15. August 2022 By Mike Deecke
The corporate mission
As well as its vision, every successful company also has its own mission. But what makes a mission different from a vision and why have a mission at all?
A corporate vision expresses where the company wants to be and what it wants to stand for in the future.
It acts as the foundation, direction and framework for the holistic actions of all those involved in the company. Visions are utopian, positively formulated ideal versions of the end result that the company is striving for. For that reason, visions are always inspiring and motivating. The company can derive its strategies, motives and goals from its vision.
A mission, on the other hand, is a clear mandate to all employees of how to implement the company’s vision and achieve its goals. The mission is a statement, a commitment to certain values in the form of guiding principles. Unlike the abstract vision, it doesn’t refer to an end result, but to day-to-day operations.
If we look at them in a vacuum, the vision talks about the future, while the mission describes the present. Can a company be successful without either of them?
Channel a vision to achieve greater success
Back when Microsoft was still a small, unknown software company from Seattle in comparison to the then giant IBM, Bill Gates had a vision: ‘A computer on every desk and in every home (...).’ By granting IBM the licence to use its MS-DOS operating system, Microsoft laid the foundation for its future. This move is proof of the vision that Bill Gates had already showed back then, seeing as the computer industry was facing a fundamental change. The age of hardware being the key factor was over. Software replaced hardware as the dominant component.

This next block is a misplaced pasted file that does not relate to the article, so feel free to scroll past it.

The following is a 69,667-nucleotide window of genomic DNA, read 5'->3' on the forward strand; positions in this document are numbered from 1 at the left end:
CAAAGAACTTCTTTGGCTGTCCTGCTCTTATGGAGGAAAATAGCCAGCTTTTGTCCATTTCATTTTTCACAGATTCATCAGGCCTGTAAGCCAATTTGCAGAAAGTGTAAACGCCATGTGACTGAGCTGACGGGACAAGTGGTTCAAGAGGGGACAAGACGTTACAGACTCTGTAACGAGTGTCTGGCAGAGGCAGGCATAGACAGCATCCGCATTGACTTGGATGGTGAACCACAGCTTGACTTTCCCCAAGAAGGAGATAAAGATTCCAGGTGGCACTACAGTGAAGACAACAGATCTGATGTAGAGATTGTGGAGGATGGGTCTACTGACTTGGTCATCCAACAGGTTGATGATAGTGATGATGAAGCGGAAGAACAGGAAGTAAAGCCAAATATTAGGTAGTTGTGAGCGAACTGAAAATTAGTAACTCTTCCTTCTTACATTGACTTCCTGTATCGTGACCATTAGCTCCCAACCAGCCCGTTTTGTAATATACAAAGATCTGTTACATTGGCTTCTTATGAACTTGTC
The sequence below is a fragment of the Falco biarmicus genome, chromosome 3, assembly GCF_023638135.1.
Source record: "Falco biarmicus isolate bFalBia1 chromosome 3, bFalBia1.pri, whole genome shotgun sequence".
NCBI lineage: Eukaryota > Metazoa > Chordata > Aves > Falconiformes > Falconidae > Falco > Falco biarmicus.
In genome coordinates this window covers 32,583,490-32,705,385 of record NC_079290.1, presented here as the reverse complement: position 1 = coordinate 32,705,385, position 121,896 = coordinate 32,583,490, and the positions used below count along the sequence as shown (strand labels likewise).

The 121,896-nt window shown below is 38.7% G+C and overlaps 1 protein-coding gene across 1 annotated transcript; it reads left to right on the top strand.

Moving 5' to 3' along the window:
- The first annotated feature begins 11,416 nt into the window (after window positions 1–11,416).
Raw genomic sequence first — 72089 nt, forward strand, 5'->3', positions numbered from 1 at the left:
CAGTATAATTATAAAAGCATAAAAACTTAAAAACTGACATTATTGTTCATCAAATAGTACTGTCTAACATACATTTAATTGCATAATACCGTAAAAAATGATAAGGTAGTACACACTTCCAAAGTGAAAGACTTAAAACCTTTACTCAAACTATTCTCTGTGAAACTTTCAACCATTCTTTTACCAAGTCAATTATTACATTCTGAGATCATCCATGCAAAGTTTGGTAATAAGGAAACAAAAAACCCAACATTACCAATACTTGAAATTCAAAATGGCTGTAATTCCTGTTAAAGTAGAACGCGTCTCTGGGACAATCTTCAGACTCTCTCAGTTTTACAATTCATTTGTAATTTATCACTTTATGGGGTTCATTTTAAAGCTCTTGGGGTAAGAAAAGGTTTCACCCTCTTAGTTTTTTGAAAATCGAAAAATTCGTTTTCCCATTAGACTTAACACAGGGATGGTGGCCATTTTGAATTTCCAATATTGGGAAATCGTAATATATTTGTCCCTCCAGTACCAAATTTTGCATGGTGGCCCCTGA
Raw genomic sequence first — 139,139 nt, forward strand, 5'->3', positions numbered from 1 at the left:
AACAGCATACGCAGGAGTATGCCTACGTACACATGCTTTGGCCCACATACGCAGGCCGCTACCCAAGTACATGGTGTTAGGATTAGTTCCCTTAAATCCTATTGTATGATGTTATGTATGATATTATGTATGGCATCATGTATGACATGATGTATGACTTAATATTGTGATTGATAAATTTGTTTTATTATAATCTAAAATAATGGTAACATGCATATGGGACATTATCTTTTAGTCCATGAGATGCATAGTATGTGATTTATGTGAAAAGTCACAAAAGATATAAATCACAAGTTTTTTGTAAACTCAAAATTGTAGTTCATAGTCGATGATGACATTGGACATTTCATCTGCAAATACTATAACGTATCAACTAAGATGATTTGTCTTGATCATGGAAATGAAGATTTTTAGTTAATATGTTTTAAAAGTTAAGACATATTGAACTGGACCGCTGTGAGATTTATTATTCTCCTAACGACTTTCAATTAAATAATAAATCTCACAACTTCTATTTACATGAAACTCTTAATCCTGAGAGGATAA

By deciding to use IBM as a licensing partner, Bill Gates created a universal standard for software applications. Before long, Microsoft had managed to grab large market shares for itself by pre-installing its own MS-DOS on every PC supplied by IBM. The introduction of Windows 3 amplified this effect even more.
Through the power of IBM, Microsoft had chosen the direct approach to achieve its dream and corporate mission.
Microsoft is the perfect example of a company understanding that a corporate mission can have a major and effective impact on its success. To do this, the organisation needs to develop a deep understanding and make certain assumptions in two areas. The most important criteria for an effective corporate mission are the needs a company fulfils and what its strengths are.
The needs are determined by the company analysing its environment, including the market as well as the industry and all other stakeholders. In general, it means understanding the value of the company for its customers and including this in the formulation of the mission.
The strengths are the company’s core competencies, just like any USPs that the company has that make it stand out from its competitors. These are exactly what enable the company to find itself in a leading position in the market. Any weaknesses are juxtaposed accordingly, which in turn reveal where there is potential for the organisation to develop even further.
Systematically thinking through and developing these two elements can prevent a corporate mission from being too superficial or even incorrect. Whether the result can then be turned into a sleek formulation is of secondary importance.
The full version of Microsoft’s corporate mission from 1975 that I mentioned earlier is, ‘A computer on every desk and in every home, running Microsoft software.’ Time has shown that Bill Gates has come very close to achieving his mission with his company.
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